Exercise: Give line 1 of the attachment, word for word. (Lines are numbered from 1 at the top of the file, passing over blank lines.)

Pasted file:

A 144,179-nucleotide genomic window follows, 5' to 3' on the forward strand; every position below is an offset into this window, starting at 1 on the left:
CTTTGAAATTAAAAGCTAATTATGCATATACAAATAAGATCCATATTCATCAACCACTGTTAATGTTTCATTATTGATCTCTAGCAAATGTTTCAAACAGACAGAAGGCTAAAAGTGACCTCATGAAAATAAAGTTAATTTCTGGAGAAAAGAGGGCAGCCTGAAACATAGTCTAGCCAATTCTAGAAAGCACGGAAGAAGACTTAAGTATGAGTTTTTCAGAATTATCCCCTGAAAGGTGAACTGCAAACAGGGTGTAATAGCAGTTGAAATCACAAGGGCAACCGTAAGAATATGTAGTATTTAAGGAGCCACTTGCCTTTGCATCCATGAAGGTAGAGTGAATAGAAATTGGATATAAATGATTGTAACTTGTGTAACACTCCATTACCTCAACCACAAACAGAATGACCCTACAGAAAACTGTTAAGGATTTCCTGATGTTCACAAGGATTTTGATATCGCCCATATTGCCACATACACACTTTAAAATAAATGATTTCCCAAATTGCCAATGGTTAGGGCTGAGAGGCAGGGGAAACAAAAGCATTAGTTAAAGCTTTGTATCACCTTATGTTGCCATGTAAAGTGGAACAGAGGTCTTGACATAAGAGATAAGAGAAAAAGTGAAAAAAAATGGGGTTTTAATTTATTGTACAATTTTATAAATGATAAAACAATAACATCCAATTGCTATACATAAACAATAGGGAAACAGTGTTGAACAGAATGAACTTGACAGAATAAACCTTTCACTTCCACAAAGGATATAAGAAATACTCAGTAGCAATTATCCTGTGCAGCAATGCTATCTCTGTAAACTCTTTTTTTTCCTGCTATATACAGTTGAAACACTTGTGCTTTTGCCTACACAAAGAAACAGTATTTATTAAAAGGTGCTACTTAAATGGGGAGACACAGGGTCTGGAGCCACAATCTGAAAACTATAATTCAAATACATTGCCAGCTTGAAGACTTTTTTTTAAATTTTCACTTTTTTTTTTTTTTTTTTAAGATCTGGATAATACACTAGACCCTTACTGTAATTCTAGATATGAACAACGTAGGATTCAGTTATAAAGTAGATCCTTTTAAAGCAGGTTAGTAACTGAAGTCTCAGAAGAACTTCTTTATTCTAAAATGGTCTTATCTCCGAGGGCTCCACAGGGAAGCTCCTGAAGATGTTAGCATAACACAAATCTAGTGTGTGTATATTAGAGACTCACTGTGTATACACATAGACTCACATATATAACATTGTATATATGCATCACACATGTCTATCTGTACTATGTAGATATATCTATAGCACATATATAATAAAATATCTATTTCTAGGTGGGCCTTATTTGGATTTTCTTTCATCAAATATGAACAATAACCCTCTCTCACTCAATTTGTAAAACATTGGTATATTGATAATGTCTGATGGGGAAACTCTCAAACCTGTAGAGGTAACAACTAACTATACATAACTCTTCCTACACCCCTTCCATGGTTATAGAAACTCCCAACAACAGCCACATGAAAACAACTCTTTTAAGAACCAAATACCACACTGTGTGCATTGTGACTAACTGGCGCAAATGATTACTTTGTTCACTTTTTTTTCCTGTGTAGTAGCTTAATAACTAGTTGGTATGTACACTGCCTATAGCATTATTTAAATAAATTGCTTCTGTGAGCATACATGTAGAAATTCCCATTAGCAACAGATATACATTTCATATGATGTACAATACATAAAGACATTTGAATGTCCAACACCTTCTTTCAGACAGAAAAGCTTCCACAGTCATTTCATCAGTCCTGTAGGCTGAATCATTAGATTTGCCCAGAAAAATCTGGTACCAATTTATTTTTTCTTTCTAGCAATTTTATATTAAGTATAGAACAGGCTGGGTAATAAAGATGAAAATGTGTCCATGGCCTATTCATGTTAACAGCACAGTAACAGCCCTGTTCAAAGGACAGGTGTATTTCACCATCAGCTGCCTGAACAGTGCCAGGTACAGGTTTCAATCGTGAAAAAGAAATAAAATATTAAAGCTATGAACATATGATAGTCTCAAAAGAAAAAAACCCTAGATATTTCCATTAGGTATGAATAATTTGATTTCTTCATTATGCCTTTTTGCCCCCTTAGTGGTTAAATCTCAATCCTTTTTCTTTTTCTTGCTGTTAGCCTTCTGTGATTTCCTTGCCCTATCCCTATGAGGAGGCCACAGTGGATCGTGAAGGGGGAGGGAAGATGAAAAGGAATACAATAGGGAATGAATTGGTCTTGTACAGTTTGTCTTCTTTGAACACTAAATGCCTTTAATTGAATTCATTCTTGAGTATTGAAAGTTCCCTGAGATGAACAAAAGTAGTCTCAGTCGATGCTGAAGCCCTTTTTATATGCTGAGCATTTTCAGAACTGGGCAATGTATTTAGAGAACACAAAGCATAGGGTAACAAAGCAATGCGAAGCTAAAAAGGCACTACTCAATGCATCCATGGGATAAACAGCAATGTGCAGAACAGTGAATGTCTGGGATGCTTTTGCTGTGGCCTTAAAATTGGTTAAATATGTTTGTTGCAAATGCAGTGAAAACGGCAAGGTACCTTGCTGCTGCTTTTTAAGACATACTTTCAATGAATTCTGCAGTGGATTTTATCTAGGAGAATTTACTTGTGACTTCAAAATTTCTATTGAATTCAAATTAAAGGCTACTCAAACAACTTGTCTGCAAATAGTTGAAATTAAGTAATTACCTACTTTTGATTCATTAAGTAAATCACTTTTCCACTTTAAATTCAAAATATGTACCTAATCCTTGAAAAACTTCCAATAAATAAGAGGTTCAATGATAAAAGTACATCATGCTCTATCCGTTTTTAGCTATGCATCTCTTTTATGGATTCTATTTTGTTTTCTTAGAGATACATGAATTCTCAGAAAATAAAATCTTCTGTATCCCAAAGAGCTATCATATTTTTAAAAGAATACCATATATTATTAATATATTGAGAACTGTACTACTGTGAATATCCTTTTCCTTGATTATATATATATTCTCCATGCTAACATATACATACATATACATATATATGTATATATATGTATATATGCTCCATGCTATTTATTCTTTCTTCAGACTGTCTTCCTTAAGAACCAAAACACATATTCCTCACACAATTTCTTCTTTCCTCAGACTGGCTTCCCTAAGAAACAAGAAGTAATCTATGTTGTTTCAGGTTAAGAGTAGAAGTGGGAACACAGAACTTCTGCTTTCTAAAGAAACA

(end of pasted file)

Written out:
A 144,179-nucleotide genomic window follows, 5' to 3' on the forward strand; every position below is an offset into this window, starting at 1 on the left: